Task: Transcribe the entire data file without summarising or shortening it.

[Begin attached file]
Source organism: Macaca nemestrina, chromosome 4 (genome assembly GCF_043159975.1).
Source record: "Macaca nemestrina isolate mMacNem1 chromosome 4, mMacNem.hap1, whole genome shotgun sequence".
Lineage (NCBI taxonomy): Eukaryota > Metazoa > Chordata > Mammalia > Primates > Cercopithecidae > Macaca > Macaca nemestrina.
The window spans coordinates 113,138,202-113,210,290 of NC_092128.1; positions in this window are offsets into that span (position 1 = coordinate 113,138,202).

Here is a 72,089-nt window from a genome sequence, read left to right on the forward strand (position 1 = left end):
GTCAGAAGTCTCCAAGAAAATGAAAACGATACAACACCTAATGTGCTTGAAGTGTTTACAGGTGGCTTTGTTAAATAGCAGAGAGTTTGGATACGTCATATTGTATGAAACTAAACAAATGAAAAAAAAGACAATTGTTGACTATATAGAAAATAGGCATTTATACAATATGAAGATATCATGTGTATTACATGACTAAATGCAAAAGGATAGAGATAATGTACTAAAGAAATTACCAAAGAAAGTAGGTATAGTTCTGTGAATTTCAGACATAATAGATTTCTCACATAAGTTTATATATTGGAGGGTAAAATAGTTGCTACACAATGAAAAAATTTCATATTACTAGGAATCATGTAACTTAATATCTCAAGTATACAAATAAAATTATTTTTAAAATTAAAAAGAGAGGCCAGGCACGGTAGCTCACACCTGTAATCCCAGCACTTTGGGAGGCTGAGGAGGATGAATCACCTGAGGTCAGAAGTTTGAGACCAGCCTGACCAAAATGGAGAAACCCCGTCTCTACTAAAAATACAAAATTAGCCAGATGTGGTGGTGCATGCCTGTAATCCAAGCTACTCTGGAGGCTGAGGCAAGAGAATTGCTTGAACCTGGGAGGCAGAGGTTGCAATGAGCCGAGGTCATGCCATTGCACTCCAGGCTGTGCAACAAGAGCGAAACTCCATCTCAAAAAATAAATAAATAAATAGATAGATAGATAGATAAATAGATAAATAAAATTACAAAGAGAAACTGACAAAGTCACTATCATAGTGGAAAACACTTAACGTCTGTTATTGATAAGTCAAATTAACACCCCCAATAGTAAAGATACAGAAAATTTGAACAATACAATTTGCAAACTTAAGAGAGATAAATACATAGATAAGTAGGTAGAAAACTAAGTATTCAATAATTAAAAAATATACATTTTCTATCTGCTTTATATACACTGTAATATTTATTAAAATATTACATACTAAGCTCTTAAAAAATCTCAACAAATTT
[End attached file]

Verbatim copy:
Source organism: Macaca nemestrina, chromosome 4 (genome assembly GCF_043159975.1).
Source record: "Macaca nemestrina isolate mMacNem1 chromosome 4, mMacNem.hap1, whole genome shotgun sequence".
Lineage (NCBI taxonomy): Eukaryota > Metazoa > Chordata > Mammalia > Primates > Cercopithecidae > Macaca > Macaca nemestrina.
The window spans coordinates 113,138,202-113,210,290 of NC_092128.1; positions in this window are offsets into that span (position 1 = coordinate 113,138,202).

Here is a 72,089-nt window from a genome sequence, read left to right on the forward strand (position 1 = left end):
GTCAGAAGTCTCCAAGAAAATGAAAACGATACAACACCTAATGTGCTTGAAGTGTTTACAGGTGGCTTTGTTAAATAGCAGAGAGTTTGGATACGTCATATTGTATGAAACTAAACAAATGAAAAAAAAGACAATTGTTGACTATATAGAAAATAGGCATTTATACAATATGAAGATATCATGTGTATTACATGACTAAATGCAAAAGGATAGAGATAATGTACTAAAGAAATTACCAAAGAAAGTAGGTATAGTTCTGTGAATTTCAGACATAATAGATTTCTCACATAAGTTTATATATTGGAGGGTAAAATAGTTGCTACACAATGAAAAAATTTCATATTACTAGGAATCATGTAACTTAATATCTCAAGTATACAAATAAAATTATTTTTAAAATTAAAAAGAGAGGCCAGGCACGGTAGCTCACACCTGTAATCCCAGCACTTTGGGAGGCTGAGGAGGATGAATCACCTGAGGTCAGAAGTTTGAGACCAGCCTGACCAAAATGGAGAAACCCCGTCTCTACTAAAAATACAAAATTAGCCAGATGTGGTGGTGCATGCCTGTAATCCAAGCTACTCTGGAGGCTGAGGCAAGAGAATTGCTTGAACCTGGGAGGCAGAGGTTGCAATGAGCCGAGGTCATGCCATTGCACTCCAGGCTGTGCAACAAGAGCGAAACTCCATCTCAAAAAATAAATAAATAAATAGATAGATAGATAGATAAATAGATAAATAAAATTACAAAGAGAAACTGACAAAGTCACTATCATAGTGGAAAACACTTAACGTCTGTTATTGATAAGTCAAATTAACACCCCCAATAGTAAAGATACAGAAAATTTGAACAATACAATTTGCAAACTTAAGAGAGATAAATACATAGATAAGTAGGTAGAAAACTAAGTATTCAATAATTAAAAAATATACATTTTCTATCTGCTTTATATACACTGTAATATTTATTAAAATATTACATACTAAGCTCTTAAAAAATCTCAACAAATTT